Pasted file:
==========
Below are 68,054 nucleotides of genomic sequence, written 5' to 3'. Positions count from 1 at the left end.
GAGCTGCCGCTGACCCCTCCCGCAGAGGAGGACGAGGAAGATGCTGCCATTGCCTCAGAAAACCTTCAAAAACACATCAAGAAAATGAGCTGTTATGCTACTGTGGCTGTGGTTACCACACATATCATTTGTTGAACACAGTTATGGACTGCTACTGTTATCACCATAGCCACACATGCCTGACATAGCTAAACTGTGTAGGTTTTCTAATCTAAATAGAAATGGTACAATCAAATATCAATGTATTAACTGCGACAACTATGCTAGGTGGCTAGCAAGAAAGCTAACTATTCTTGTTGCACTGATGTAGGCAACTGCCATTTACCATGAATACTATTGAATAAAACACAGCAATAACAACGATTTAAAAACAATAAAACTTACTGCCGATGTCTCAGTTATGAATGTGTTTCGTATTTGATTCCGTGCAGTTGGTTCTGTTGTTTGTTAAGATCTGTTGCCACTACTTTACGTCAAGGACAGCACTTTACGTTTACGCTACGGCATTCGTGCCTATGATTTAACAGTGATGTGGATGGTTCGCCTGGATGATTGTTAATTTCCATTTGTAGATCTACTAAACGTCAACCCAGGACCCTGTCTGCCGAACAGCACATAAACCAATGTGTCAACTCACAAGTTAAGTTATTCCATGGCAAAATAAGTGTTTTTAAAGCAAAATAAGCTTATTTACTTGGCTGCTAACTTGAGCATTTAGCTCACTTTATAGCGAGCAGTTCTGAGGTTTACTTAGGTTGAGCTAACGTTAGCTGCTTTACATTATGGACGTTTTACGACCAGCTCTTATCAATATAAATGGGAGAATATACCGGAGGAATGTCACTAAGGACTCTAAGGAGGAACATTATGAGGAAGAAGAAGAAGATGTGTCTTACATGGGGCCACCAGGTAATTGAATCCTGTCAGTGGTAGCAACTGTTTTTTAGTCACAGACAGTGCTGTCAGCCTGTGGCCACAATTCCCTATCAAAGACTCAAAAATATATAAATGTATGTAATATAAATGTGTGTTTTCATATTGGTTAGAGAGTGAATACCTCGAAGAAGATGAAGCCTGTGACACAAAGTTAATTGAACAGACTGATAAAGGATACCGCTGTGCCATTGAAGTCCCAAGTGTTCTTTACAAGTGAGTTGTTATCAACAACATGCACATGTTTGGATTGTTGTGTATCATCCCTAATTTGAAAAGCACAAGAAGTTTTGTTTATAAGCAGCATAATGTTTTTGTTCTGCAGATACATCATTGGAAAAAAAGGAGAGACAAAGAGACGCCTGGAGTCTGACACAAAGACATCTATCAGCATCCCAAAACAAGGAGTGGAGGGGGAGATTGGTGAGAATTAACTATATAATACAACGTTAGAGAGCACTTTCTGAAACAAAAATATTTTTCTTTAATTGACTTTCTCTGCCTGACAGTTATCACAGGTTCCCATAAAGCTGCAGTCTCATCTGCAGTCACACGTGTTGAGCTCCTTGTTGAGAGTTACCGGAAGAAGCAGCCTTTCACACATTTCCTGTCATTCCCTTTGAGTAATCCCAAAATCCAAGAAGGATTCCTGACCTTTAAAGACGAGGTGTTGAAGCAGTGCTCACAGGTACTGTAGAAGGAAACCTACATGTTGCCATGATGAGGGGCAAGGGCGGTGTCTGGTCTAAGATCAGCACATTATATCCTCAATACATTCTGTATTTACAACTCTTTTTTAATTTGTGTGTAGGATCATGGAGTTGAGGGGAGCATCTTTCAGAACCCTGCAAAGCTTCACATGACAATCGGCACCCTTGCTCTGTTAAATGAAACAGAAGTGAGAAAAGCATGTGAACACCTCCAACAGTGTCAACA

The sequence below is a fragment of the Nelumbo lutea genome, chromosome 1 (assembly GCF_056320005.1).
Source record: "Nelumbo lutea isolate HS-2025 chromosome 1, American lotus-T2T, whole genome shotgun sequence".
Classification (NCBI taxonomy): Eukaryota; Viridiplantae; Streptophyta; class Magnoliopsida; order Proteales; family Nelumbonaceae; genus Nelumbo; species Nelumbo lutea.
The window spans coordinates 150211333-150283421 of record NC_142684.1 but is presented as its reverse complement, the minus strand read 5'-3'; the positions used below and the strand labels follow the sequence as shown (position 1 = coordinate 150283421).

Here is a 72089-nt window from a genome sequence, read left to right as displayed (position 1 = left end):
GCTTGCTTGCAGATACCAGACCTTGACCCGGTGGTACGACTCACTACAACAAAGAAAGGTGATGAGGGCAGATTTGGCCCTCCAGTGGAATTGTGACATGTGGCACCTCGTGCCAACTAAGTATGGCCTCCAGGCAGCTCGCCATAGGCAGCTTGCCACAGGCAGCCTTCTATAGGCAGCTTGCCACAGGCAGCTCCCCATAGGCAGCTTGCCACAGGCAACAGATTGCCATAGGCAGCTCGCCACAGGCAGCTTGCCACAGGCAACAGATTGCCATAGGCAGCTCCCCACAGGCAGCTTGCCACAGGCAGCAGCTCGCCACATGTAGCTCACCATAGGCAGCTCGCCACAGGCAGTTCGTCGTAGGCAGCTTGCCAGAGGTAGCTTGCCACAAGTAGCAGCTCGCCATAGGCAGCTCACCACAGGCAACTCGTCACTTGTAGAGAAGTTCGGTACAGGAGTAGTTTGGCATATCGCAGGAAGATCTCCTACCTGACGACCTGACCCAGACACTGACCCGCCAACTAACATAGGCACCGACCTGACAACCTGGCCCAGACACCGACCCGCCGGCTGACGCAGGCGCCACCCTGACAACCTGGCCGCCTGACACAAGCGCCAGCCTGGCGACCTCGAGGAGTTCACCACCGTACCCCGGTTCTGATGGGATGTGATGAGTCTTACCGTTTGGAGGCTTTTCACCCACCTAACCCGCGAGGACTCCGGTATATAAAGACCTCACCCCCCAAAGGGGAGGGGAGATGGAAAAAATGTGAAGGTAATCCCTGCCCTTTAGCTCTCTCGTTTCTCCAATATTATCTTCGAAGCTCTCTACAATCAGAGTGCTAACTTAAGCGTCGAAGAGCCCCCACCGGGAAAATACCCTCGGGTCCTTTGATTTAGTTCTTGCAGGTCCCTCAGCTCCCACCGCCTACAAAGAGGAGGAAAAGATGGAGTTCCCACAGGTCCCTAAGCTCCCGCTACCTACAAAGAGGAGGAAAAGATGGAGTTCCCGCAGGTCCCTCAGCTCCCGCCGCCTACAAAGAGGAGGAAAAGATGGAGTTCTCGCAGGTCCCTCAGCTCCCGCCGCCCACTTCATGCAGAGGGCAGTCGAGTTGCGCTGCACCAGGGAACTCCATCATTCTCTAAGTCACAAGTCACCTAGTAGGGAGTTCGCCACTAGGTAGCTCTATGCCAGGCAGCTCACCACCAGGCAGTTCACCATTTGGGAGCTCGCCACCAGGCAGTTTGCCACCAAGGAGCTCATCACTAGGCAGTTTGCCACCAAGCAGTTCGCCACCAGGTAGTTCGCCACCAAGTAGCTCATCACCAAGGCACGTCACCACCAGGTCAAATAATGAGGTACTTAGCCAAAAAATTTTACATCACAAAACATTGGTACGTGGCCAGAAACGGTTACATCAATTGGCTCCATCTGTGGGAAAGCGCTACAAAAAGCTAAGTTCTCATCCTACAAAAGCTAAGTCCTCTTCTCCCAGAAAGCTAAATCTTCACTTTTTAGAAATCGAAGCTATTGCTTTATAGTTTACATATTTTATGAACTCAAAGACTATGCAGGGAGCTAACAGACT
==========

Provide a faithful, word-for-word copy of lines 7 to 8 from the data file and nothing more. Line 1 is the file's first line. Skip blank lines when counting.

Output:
Here is a 72089-nt window from a genome sequence, read left to right as displayed (position 1 = left end):
GCTTGCTTGCAGATACCAGACCTTGACCCGGTGGTACGACTCACTACAACAAAGAAAGGTGATGAGGGCAGATTTGGCCCTCCAGTGGAATTGTGACATGTGGCACCTCGTGCCAACTAAGTATGGCCTCCAGGCAGCTCGCCATAGGCAGCTTGCCACAGGCAGCCTTCTATAGGCAGCTTGCCACAGGCAGCTCCCCATAGGCAGCTTGCCACAGGCAACAGATTGCCATAGGCAGCTCGCCACAGGCAGCTTGCCACAGGCAACAGATTGCCATAGGCAGCTCCCCACAGGCAGCTTGCCACAGGCAGCAGCTCGCCACATGTAGCTCACCATAGGCAGCTCGCCACAGGCAGTTCGTCGTAGGCAGCTTGCCAGAGGTAGCTTGCCACAAGTAGCAGCTCGCCATAGGCAGCTCACCACAGGCAACTCGTCACTTGTAGAGAAGTTCGGTACAGGAGTAGTTTGGCATATCGCAGGAAGATCTCCTACCTGACGACCTGACCCAGACACTGACCCGCCAACTAACATAGGCACCGACCTGACAACCTGGCCCAGACACCGACCCGCCGGCTGACGCAGGCGCCACCCTGACAACCTGGCCGCCTGACACAAGCGCCAGCCTGGCGACCTCGAGGAGTTCACCACCGTACCCCGGTTCTGATGGGATGTGATGAGTCTTACCGTTTGGAGGCTTTTCACCCACCTAACCCGCGAGGACTCCGGTATATAAAGACCTCACCCCCCAAAGGGGAGGGGAGATGGAAAAAATGTGAAGGTAATCCCTGCCCTTTAGCTCTCTCGTTTCTCCAATATTATCTTCGAAGCTCTCTACAATCAGAGTGCTAACTTAAGCGTCGAAGAGCCCCCACCGGGAAAATACCCTCGGGTCCTTTGATTTAGTTCTTGCAGGTCCCTCAGCTCCCACCGCCTACAAAGAGGAGGAAAAGATGGAGTTCCCACAGGTCCCTAAGCTCCCGCTACCTACAAAGAGGAGGAAAAGATGGAGTTCCCGCAGGTCCCTCAGCTCCCGCCGCCTACAAAGAGGAGGAAAAGATGGAGTTCTCGCAGGTCCCTCAGCTCCCGCCGCCCACTTCATGCAGAGGGCAGTCGAGTTGCGCTGCACCAGGGAACTCCATCATTCTCTAAGTCACAAGTCACCTAGTAGGGAGTTCGCCACTAGGTAGCTCTATGCCAGGCAGCTCACCACCAGGCAGTTCACCATTTGGGAGCTCGCCACCAGGCAGTTTGCCACCAAGGAGCTCATCACTAGGCAGTTTGCCACCAAGCAGTTCGCCACCAGGTAGTTCGCCACCAAGTAGCTCATCACCAAGGCACGTCACCACCAGGTCAAATAATGAGGTACTTAGCCAAAAAATTTTACATCACAAAACATTGGTACGTGGCCAGAAACGGTTACATCAATTGGCTCCATCTGTGGGAAAGCGCTACAAAAAGCTAAGTTCTCATCCTACAAAAGCTAAGTCCTCTTCTCCCAGAAAGCTAAATCTTCACTTTTTAGAAATCGAAGCTATTGCTTTATAGTTTACATATTTTATGAACTCAAAGACTATGCAGGGAGCTAACAGACT